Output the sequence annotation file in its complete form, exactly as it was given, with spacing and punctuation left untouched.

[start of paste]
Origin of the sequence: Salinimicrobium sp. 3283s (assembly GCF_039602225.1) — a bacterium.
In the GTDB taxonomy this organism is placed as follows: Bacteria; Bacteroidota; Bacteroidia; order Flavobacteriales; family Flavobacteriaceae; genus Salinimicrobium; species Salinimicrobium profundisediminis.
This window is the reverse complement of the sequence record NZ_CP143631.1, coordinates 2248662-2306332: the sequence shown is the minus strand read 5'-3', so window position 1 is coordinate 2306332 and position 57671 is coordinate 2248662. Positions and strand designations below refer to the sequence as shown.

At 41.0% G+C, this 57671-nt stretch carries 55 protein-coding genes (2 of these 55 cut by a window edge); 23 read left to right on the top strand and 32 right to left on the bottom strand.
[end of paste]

Origin of the sequence: Salinimicrobium sp. 3283s (assembly GCF_039602225.1) — a bacterium.
In the GTDB taxonomy this organism is placed as follows: Bacteria; Bacteroidota; Bacteroidia; order Flavobacteriales; family Flavobacteriaceae; genus Salinimicrobium; species Salinimicrobium profundisediminis.
This window is the reverse complement of the sequence record NZ_CP143631.1, coordinates 2248662-2306332: the sequence shown is the minus strand read 5'-3', so window position 1 is coordinate 2306332 and position 57671 is coordinate 2248662. Positions and strand designations below refer to the sequence as shown.

At 41.0% G+C, this 57671-nt stretch carries 55 protein-coding genes (2 of these 55 cut by a window edge); 23 read left to right on the top strand and 32 right to left on the bottom strand.